Unruly / Blog / Dell Gets Magical & GEICO Sings: 5 Ads You Should Watch Right Now

Dell Gets Magical & GEICO Sings: 5 Ads You Should Watch Right Now

Every week Unruly scours the internet for the best bits of video advertising and then compiles them into this handy list.

This week’s batch features a number of brands using comedy in unexpected ways, from Dell’s fantastical interpretation of digital transformation to GEICO’s 90s boyband revival.

Elsewhere, Virgin Trains uses comic musical cues to break up its ad, while the New Zealand Human Rights Commission turns racism on its head in a spot that’s as smart and funny as it is poignant.

So without further ado, enjoy!


5. Dell – Santa’s Elves


This funny spot from Dell shows how you don’t need magical powers to transform your business’s digital processes – just Dell’s world class tech solutions. The ads (which also stars a fairy godmother) rely on a simple gag to get the message across and leverage their deadpan corporate setting to great effect.


4. GEICO – Boyz II Men: Side Effects


GEICO has gained a reputation for creating unique ads that defy expectations. Its latest effort, however, is substantially less meta than previous spots, instead opting for a bit of star power in the form of 90s R&B crooners, Boyz II Men.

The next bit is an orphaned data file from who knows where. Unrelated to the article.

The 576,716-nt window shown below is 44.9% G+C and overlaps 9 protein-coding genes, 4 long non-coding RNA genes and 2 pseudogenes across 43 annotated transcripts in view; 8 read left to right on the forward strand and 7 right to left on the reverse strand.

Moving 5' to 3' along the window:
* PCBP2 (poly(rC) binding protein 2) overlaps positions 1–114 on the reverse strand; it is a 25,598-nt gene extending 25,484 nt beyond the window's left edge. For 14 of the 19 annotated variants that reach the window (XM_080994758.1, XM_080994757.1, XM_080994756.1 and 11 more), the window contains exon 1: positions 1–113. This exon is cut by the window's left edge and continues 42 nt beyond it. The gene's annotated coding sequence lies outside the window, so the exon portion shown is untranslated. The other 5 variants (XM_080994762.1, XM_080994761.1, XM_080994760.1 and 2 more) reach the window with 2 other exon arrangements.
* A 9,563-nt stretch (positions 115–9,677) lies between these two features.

3. Virgin – Valerie

This latest ad from Virgin Trains asks Valerie – its plucky heroine – to make the difficult decision to take her car or the train to a life-changing job interview. With the help of some jolly musical cues, the spot makes the spirited case that you should always, always take the train.


2. Buffalo Wild Wings – Watching


With Father’s Day fast approaching, plenty of brands are rolling out dad-centric spots. But none are quite as charming as this ad from Buffalo Wild Wings. The ad’s adorable star mimics her dad watching sports in an instantly recognisable way that’s sure to warm even the coldest hearts.


1. NZ Human Rights Commission – Give Nothing To Racism

This razor-sharp ad from the New Zealand Human Rights Commission uses humour to skewer racism and the excuses that are often used to justify prejudice. It’s simple but effective set-up is a bold choice, and makes the ad a must-watch.